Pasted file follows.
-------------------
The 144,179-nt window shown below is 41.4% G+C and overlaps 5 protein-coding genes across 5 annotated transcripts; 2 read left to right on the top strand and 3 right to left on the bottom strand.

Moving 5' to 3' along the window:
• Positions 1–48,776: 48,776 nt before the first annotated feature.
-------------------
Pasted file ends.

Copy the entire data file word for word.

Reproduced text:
The 144,179-nt window shown below is 41.4% G+C and overlaps 5 protein-coding genes across 5 annotated transcripts; 2 read left to right on the top strand and 3 right to left on the bottom strand.

Moving 5' to 3' along the window:
• Positions 1–48,776: 48,776 nt before the first annotated feature.